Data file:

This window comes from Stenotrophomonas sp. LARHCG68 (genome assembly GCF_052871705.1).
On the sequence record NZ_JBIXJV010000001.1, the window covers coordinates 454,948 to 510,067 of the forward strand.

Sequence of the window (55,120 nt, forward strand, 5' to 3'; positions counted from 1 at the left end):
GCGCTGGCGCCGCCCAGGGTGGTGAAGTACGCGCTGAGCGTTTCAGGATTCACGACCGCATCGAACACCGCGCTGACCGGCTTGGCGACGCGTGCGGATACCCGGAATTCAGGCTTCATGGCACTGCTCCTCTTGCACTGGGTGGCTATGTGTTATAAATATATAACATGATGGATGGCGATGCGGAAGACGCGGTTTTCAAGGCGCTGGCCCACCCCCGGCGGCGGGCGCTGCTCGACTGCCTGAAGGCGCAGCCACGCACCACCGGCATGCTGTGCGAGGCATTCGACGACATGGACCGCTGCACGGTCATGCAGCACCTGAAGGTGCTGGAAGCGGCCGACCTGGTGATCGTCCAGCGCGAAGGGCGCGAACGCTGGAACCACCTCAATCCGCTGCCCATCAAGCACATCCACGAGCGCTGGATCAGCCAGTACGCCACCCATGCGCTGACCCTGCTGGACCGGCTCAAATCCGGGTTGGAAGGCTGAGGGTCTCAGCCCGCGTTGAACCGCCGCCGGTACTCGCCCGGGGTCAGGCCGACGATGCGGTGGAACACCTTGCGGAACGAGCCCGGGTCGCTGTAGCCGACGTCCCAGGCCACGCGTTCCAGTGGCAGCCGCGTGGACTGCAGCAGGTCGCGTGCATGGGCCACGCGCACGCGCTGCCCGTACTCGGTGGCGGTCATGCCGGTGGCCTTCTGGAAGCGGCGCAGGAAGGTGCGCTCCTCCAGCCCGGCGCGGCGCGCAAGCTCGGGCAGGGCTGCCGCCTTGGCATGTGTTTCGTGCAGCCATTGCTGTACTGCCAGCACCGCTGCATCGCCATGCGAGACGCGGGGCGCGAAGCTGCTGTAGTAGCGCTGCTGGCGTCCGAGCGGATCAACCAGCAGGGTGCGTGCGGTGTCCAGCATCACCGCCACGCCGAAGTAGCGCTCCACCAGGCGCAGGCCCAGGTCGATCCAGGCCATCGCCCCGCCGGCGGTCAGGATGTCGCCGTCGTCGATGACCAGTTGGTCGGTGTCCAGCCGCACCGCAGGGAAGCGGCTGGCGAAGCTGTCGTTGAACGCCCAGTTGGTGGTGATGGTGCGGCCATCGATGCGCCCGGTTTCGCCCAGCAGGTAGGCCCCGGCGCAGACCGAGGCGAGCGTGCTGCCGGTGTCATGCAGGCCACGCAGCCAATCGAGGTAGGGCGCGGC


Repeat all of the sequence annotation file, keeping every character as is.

This window comes from Stenotrophomonas sp. LARHCG68 (genome assembly GCF_052871705.1).
On the sequence record NZ_JBIXJV010000001.1, the window covers coordinates 454,948 to 510,067 of the forward strand.

Sequence of the window (55,120 nt, forward strand, 5' to 3'; positions counted from 1 at the left end):
GCGCTGGCGCCGCCCAGGGTGGTGAAGTACGCGCTGAGCGTTTCAGGATTCACGACCGCATCGAACACCGCGCTGACCGGCTTGGCGACGCGTGCGGATACCCGGAATTCAGGCTTCATGGCACTGCTCCTCTTGCACTGGGTGGCTATGTGTTATAAATATATAACATGATGGATGGCGATGCGGAAGACGCGGTTTTCAAGGCGCTGGCCCACCCCCGGCGGCGGGCGCTGCTCGACTGCCTGAAGGCGCAGCCACGCACCACCGGCATGCTGTGCGAGGCATTCGACGACATGGACCGCTGCACGGTCATGCAGCACCTGAAGGTGCTGGAAGCGGCCGACCTGGTGATCGTCCAGCGCGAAGGGCGCGAACGCTGGAACCACCTCAATCCGCTGCCCATCAAGCACATCCACGAGCGCTGGATCAGCCAGTACGCCACCCATGCGCTGACCCTGCTGGACCGGCTCAAATCCGGGTTGGAAGGCTGAGGGTCTCAGCCCGCGTTGAACCGCCGCCGGTACTCGCCCGGGGTCAGGCCGACGATGCGGTGGAACACCTTGCGGAACGAGCCCGGGTCGCTGTAGCCGACGTCCCAGGCCACGCGTTCCAGTGGCAGCCGCGTGGACTGCAGCAGGTCGCGTGCATGGGCCACGCGCACGCGCTGCCCGTACTCGGTGGCGGTCATGCCGGTGGCCTTCTGGAAGCGGCGCAGGAAGGTGCGCTCCTCCAGCCCGGCGCGGCGCGCAAGCTCGGGCAGGGCTGCCGCCTTGGCATGTGTTTCGTGCAGCCATTGCTGTACTGCCAGCACCGCTGCATCGCCATGCGAGACGCGGGGCGCGAAGCTGCTGTAGTAGCGCTGCTGGCGTCCGAGCGGATCAACCAGCAGGGTGCGTGCGGTGTCCAGCATCACCGCCACGCCGAAGTAGCGCTCCACCAGGCGCAGGCCCAGGTCGATCCAGGCCATCGCCCCGCCGGCGGTCAGGATGTCGCCGTCGTCGATGACCAGTTGGTCGGTGTCCAGCCGCACCGCAGGGAAGCGGCTGGCGAAGCTGTCGTTGAACGCCCAGTTGGTGGTGATGGTGCGGCCATCGATGCGCCCGGTTTCGCCCAGCAGGTAGGCCCCGGCGCAGACCGAGGCGAGCGTGCTGCCGGTGTCATGCAGGCCACGCAGCCAATCGAGGTAGGGCGCGGC